2009 Thrashers Prospect Camp Day Two: Afternoon Session


A few observations from the afternoon sessions. They worked on a lot of D and F passing as well as 1>1 and 2>1 in the corner, and then rink-long 1>1 drills. The defensemen got a major workout because the ratio of F to D favors the forwards big time. For example, when Blue Team split in half and used both ends of the ice there were just 2 D at each end and 5-6 forwards. The D got a real hard workout during those 2>1 drills. I noticed a couple of forwards taking a turn as a defender (Spencer Machacek was one such guy) every once in a while.

I arrived after the White Team had finished, so I only watched the Blue Team this afternoon. A few people stood out in the 2>1 and 1>1 drills. Klingberg is extremely competitive and beat his defender on a regular basis. Riley Holzapfel who looked rather passive when I saw him in the AHL games showed some real fire today in both the morning and afternoon. He beat his man and scored a goal twice in a short period of time. Another standout was Andrew Kozek who really drove hard to the net on these 1>1 and 2>1 drills. Then later on a drill Kozek played the role of defender and twice shut down Doug Jones, but on the third attempt Jones got around him for a scoring bid.

If you are attending Prospect Camp for the first time as a fan--it can be really hard to know what to look for. On key element is smoothness and fluidity. Elite level players are silky smooth and they make it look very easy. Virtually everyone out there has the talent to execute the drills, but if you watch NHL players they have to catch and then settle the puck on their stick blade--they do it all in one motion. In the NHL if you have to take that extra half second to settle the puck it is too late a defender is already stepping up on you or taking away your shooting lane much of the time.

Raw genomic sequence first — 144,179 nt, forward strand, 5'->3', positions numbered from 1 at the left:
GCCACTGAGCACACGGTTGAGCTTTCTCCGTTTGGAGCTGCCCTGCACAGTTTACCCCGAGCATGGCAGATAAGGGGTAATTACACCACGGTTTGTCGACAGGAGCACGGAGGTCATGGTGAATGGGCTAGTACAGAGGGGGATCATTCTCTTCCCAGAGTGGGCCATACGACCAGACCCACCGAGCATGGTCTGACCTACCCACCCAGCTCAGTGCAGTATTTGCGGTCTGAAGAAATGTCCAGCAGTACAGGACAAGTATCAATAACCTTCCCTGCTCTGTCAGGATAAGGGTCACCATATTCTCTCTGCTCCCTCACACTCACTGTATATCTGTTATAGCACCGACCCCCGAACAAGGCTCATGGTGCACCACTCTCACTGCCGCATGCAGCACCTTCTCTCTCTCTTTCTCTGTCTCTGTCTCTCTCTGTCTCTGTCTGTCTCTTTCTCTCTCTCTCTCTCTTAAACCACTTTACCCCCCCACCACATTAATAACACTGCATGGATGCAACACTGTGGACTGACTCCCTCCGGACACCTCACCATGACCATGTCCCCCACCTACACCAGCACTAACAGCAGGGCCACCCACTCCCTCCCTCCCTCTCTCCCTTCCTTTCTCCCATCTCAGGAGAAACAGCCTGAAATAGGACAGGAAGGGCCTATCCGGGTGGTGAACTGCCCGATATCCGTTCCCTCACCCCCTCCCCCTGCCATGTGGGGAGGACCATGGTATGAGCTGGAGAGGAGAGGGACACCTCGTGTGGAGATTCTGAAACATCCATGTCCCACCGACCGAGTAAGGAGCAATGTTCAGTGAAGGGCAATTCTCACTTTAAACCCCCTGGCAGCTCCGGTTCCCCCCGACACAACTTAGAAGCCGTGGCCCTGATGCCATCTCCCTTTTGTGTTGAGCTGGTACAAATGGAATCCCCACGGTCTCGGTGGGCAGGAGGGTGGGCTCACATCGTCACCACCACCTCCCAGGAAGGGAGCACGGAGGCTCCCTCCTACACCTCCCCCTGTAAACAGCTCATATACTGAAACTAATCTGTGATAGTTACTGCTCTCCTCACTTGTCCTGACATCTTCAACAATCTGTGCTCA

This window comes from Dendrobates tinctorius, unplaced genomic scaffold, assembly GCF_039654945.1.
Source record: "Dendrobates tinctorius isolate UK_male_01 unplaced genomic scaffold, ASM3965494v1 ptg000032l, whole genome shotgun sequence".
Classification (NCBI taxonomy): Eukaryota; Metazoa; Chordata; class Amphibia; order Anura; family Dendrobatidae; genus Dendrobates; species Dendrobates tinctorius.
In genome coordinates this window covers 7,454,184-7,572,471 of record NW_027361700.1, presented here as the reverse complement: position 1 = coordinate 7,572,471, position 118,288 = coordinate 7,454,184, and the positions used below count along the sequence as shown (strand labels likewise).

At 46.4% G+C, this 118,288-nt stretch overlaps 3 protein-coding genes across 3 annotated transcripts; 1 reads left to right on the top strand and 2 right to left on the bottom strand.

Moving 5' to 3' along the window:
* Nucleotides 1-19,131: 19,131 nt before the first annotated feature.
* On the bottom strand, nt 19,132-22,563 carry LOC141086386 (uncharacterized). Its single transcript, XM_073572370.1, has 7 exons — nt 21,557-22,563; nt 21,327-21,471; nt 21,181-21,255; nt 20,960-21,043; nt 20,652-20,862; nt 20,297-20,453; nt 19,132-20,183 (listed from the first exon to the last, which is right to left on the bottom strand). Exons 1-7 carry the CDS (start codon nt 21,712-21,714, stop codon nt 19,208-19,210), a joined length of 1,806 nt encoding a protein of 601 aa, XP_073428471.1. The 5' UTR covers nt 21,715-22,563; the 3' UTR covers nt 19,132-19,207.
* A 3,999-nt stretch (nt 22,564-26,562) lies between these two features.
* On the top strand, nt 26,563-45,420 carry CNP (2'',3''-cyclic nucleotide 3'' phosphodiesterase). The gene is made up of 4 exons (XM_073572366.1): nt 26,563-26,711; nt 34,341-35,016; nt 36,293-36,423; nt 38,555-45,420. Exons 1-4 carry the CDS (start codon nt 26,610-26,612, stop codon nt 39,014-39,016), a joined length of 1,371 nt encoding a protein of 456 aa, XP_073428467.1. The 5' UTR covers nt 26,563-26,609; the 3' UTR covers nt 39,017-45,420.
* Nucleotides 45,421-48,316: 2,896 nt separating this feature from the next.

So I was watching the passing drills and you could really see why Paul Postma was a big scorer in juniors--nearly every single time he receives they puck he catches it clearly and therefore he is able to dish it back quickly. Other players who stood out for their "soft hands" (soft meaning they don't drop or loose control of the puck) were John Albert, Jeremy Morin, and Carl Klingberg. Some players that looked stiff to me were Danick Paquette, Cody Sol.

Sometimes the best things about Prospect Camp are impossible to plan. I was sitting there in the stands watching when Eric Boulton's mom comes and sits next to me. During a pause in the action we talked a little bit. I made the mistake of saying that few NHL players come Nova Scotia (her home province), then she reeled off the names of 4 current good NHLers from N.S. without pausing for a second to even think of their names. Lesson--don't argue Nova Scotia hockey with Eric Boulton's mom, she knows her stuff!

We were talking the young prospects and I asked her about Eric being drafted. She said that he didn't anticipate being selected so he stayed at home on draft day. The NY Rangers picked him and their GM at the time Neil Smith called the house. Eric was across the street in the neighbor's yard when they yelled for him to come in and talk on the phone--but  he thought they were playing a practical joke on him at first. He wouldn't come in until they convinced that it really was Neil Smith on the phone. Boulton's mom was so nice that I felt guilty about saying the Thrashers could stand to improve their 4th line--hopefully she doesn't read blogs.

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